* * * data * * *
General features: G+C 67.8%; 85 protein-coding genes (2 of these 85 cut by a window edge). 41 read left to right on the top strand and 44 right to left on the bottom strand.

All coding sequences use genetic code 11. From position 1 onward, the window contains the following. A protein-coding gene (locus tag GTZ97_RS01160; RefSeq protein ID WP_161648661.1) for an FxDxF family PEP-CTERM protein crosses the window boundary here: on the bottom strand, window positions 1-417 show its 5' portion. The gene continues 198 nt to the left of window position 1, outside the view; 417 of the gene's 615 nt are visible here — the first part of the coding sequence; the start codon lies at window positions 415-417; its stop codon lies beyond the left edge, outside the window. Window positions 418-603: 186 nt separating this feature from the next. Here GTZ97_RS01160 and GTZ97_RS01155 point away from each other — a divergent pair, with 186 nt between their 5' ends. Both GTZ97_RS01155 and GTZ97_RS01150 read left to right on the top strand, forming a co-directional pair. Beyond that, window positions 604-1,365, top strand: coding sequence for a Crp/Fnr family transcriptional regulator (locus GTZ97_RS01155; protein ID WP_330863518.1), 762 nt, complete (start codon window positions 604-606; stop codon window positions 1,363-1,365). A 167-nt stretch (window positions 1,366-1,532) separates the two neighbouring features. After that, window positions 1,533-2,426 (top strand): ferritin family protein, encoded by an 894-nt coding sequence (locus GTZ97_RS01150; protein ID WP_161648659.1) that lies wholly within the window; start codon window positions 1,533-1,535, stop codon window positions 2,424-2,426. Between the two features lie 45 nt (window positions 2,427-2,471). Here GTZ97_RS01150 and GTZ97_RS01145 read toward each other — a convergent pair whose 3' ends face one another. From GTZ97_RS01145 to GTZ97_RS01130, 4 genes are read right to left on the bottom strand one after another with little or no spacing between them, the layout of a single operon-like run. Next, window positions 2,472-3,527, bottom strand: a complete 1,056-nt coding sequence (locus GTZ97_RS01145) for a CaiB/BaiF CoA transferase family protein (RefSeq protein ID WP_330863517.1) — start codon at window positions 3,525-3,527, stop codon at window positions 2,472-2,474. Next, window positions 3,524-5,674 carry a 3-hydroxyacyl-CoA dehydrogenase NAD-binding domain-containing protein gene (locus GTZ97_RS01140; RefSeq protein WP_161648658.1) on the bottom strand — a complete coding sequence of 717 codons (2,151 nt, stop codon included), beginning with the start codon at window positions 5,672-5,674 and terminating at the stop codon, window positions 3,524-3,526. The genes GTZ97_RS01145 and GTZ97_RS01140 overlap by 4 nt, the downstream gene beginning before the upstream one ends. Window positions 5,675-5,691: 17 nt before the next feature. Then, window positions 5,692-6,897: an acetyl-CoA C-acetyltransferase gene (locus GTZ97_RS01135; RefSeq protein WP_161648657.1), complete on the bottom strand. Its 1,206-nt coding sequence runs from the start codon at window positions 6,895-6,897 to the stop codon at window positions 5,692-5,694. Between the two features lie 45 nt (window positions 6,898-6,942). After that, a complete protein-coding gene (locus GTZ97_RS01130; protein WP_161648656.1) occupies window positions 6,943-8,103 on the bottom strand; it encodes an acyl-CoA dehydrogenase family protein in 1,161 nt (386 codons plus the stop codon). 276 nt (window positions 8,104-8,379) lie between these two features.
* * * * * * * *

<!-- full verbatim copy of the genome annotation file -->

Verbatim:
General features: G+C 67.8%; 85 protein-coding genes (2 of these 85 cut by a window edge). 41 read left to right on the top strand and 44 right to left on the bottom strand.

All coding sequences use genetic code 11. From position 1 onward, the window contains the following. A protein-coding gene (locus tag GTZ97_RS01160; RefSeq protein ID WP_161648661.1) for an FxDxF family PEP-CTERM protein crosses the window boundary here: on the bottom strand, window positions 1-417 show its 5' portion. The gene continues 198 nt to the left of window position 1, outside the view; 417 of the gene's 615 nt are visible here — the first part of the coding sequence; the start codon lies at window positions 415-417; its stop codon lies beyond the left edge, outside the window. Window positions 418-603: 186 nt separating this feature from the next. Here GTZ97_RS01160 and GTZ97_RS01155 point away from each other — a divergent pair, with 186 nt between their 5' ends. Both GTZ97_RS01155 and GTZ97_RS01150 read left to right on the top strand, forming a co-directional pair. Beyond that, window positions 604-1,365, top strand: coding sequence for a Crp/Fnr family transcriptional regulator (locus GTZ97_RS01155; protein ID WP_330863518.1), 762 nt, complete (start codon window positions 604-606; stop codon window positions 1,363-1,365). A 167-nt stretch (window positions 1,366-1,532) separates the two neighbouring features. After that, window positions 1,533-2,426 (top strand): ferritin family protein, encoded by an 894-nt coding sequence (locus GTZ97_RS01150; protein ID WP_161648659.1) that lies wholly within the window; start codon window positions 1,533-1,535, stop codon window positions 2,424-2,426. Between the two features lie 45 nt (window positions 2,427-2,471). Here GTZ97_RS01150 and GTZ97_RS01145 read toward each other — a convergent pair whose 3' ends face one another. From GTZ97_RS01145 to GTZ97_RS01130, 4 genes are read right to left on the bottom strand one after another with little or no spacing between them, the layout of a single operon-like run. Next, window positions 2,472-3,527, bottom strand: a complete 1,056-nt coding sequence (locus GTZ97_RS01145) for a CaiB/BaiF CoA transferase family protein (RefSeq protein ID WP_330863517.1) — start codon at window positions 3,525-3,527, stop codon at window positions 2,472-2,474. Next, window positions 3,524-5,674 carry a 3-hydroxyacyl-CoA dehydrogenase NAD-binding domain-containing protein gene (locus GTZ97_RS01140; RefSeq protein WP_161648658.1) on the bottom strand — a complete coding sequence of 717 codons (2,151 nt, stop codon included), beginning with the start codon at window positions 5,672-5,674 and terminating at the stop codon, window positions 3,524-3,526. The genes GTZ97_RS01145 and GTZ97_RS01140 overlap by 4 nt, the downstream gene beginning before the upstream one ends. Window positions 5,675-5,691: 17 nt before the next feature. Then, window positions 5,692-6,897: an acetyl-CoA C-acetyltransferase gene (locus GTZ97_RS01135; RefSeq protein WP_161648657.1), complete on the bottom strand. Its 1,206-nt coding sequence runs from the start codon at window positions 6,895-6,897 to the stop codon at window positions 5,692-5,694. Between the two features lie 45 nt (window positions 6,898-6,942). After that, a complete protein-coding gene (locus GTZ97_RS01130; protein WP_161648656.1) occupies window positions 6,943-8,103 on the bottom strand; it encodes an acyl-CoA dehydrogenase family protein in 1,161 nt (386 codons plus the stop codon). 276 nt (window positions 8,104-8,379) lie between these two features.